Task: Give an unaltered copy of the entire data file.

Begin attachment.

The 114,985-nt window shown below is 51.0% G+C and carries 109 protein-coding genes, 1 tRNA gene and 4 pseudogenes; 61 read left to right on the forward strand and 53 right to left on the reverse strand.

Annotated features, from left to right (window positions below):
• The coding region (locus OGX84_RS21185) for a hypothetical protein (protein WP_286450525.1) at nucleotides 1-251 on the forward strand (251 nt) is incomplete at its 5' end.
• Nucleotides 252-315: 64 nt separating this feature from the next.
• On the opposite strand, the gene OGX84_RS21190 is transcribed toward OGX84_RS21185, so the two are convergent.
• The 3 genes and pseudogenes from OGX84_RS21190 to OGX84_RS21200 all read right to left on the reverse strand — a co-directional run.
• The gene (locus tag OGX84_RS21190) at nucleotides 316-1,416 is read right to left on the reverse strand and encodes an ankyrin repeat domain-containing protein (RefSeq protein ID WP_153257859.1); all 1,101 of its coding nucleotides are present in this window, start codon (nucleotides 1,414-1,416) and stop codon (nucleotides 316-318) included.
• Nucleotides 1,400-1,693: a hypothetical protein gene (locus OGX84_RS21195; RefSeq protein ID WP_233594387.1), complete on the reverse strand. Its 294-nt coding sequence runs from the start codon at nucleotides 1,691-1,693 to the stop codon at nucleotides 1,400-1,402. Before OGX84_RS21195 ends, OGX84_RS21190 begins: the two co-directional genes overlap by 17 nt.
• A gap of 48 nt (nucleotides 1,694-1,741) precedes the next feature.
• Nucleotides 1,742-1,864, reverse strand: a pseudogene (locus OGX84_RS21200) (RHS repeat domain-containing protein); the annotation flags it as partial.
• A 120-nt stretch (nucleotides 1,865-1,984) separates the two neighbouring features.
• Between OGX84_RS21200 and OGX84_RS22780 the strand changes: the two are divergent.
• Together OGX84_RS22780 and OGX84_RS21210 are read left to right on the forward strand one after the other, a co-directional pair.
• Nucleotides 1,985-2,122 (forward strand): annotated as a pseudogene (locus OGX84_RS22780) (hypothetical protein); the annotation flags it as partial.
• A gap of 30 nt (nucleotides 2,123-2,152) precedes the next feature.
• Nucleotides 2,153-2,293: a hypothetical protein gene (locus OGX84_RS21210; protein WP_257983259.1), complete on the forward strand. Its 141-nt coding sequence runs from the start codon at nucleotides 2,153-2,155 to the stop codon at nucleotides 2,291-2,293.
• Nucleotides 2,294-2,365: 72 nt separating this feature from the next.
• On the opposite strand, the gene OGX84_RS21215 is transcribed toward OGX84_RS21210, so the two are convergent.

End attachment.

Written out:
The 114,985-nt window shown below is 51.0% G+C and carries 109 protein-coding genes, 1 tRNA gene and 4 pseudogenes; 61 read left to right on the forward strand and 53 right to left on the reverse strand.

Annotated features, from left to right (window positions below):
• The coding region (locus OGX84_RS21185) for a hypothetical protein (protein WP_286450525.1) at nucleotides 1-251 on the forward strand (251 nt) is incomplete at its 5' end.
• Nucleotides 252-315: 64 nt separating this feature from the next.
• On the opposite strand, the gene OGX84_RS21190 is transcribed toward OGX84_RS21185, so the two are convergent.
• The 3 genes and pseudogenes from OGX84_RS21190 to OGX84_RS21200 all read right to left on the reverse strand — a co-directional run.
• The gene (locus tag OGX84_RS21190) at nucleotides 316-1,416 is read right to left on the reverse strand and encodes an ankyrin repeat domain-containing protein (RefSeq protein ID WP_153257859.1); all 1,101 of its coding nucleotides are present in this window, start codon (nucleotides 1,414-1,416) and stop codon (nucleotides 316-318) included.
• Nucleotides 1,400-1,693: a hypothetical protein gene (locus OGX84_RS21195; RefSeq protein ID WP_233594387.1), complete on the reverse strand. Its 294-nt coding sequence runs from the start codon at nucleotides 1,691-1,693 to the stop codon at nucleotides 1,400-1,402. Before OGX84_RS21195 ends, OGX84_RS21190 begins: the two co-directional genes overlap by 17 nt.
• A gap of 48 nt (nucleotides 1,694-1,741) precedes the next feature.
• Nucleotides 1,742-1,864, reverse strand: a pseudogene (locus OGX84_RS21200) (RHS repeat domain-containing protein); the annotation flags it as partial.
• A 120-nt stretch (nucleotides 1,865-1,984) separates the two neighbouring features.
• Between OGX84_RS21200 and OGX84_RS22780 the strand changes: the two are divergent.
• Together OGX84_RS22780 and OGX84_RS21210 are read left to right on the forward strand one after the other, a co-directional pair.
• Nucleotides 1,985-2,122 (forward strand): annotated as a pseudogene (locus OGX84_RS22780) (hypothetical protein); the annotation flags it as partial.
• A gap of 30 nt (nucleotides 2,123-2,152) precedes the next feature.
• Nucleotides 2,153-2,293: a hypothetical protein gene (locus OGX84_RS21210; protein WP_257983259.1), complete on the forward strand. Its 141-nt coding sequence runs from the start codon at nucleotides 2,153-2,155 to the stop codon at nucleotides 2,291-2,293.
• Nucleotides 2,294-2,365: 72 nt separating this feature from the next.
• On the opposite strand, the gene OGX84_RS21215 is transcribed toward OGX84_RS21210, so the two are convergent.